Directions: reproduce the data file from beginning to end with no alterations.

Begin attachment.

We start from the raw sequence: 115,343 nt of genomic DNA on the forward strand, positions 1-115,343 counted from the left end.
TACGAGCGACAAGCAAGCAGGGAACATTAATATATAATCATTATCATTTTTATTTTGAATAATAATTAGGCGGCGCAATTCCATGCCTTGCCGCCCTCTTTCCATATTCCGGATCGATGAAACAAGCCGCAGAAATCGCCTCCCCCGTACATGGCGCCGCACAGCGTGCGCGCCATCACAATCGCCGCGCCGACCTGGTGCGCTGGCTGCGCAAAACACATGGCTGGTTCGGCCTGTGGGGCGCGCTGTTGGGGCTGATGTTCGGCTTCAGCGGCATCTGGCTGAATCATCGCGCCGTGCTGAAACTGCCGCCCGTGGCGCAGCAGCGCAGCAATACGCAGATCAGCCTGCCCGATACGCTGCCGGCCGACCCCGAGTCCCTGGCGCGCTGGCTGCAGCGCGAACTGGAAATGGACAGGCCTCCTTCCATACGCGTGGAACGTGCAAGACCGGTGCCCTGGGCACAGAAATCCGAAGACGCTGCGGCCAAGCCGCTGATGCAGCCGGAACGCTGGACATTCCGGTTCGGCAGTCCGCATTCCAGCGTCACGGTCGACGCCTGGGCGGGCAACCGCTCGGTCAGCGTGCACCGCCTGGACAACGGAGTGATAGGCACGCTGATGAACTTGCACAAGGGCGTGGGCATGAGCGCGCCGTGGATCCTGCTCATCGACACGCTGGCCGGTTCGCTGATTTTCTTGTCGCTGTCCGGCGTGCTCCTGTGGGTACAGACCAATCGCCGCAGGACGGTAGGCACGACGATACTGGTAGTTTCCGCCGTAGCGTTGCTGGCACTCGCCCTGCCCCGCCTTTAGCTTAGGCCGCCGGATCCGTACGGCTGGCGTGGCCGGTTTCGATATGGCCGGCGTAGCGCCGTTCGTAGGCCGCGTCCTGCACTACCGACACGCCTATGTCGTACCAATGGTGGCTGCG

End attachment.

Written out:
We start from the raw sequence: 115,343 nt of genomic DNA on the forward strand, positions 1-115,343 counted from the left end.
TACGAGCGACAAGCAAGCAGGGAACATTAATATATAATCATTATCATTTTTATTTTGAATAATAATTAGGCGGCGCAATTCCATGCCTTGCCGCCCTCTTTCCATATTCCGGATCGATGAAACAAGCCGCAGAAATCGCCTCCCCCGTACATGGCGCCGCACAGCGTGCGCGCCATCACAATCGCCGCGCCGACCTGGTGCGCTGGCTGCGCAAAACACATGGCTGGTTCGGCCTGTGGGGCGCGCTGTTGGGGCTGATGTTCGGCTTCAGCGGCATCTGGCTGAATCATCGCGCCGTGCTGAAACTGCCGCCCGTGGCGCAGCAGCGCAGCAATACGCAGATCAGCCTGCCCGATACGCTGCCGGCCGACCCCGAGTCCCTGGCGCGCTGGCTGCAGCGCGAACTGGAAATGGACAGGCCTCCTTCCATACGCGTGGAACGTGCAAGACCGGTGCCCTGGGCACAGAAATCCGAAGACGCTGCGGCCAAGCCGCTGATGCAGCCGGAACGCTGGACATTCCGGTTCGGCAGTCCGCATTCCAGCGTCACGGTCGACGCCTGGGCGGGCAACCGCTCGGTCAGCGTGCACCGCCTGGACAACGGAGTGATAGGCACGCTGATGAACTTGCACAAGGGCGTGGGCATGAGCGCGCCGTGGATCCTGCTCATCGACACGCTGGCCGGTTCGCTGATTTTCTTGTCGCTGTCCGGCGTGCTCCTGTGGGTACAGACCAATCGCCGCAGGACGGTAGGCACGACGATACTGGTAGTTTCCGCCGTAGCGTTGCTGGCACTCGCCCTGCCCCGCCTTTAGCTTAGGCCGCCGGATCCGTACGGCTGGCGTGGCCGGTTTCGATATGGCCGGCGTAGCGCCGTTCGTAGGCCGCGTCCTGCACTACCGACACGCCTATGTCGTACCAATGGTGGCTGCG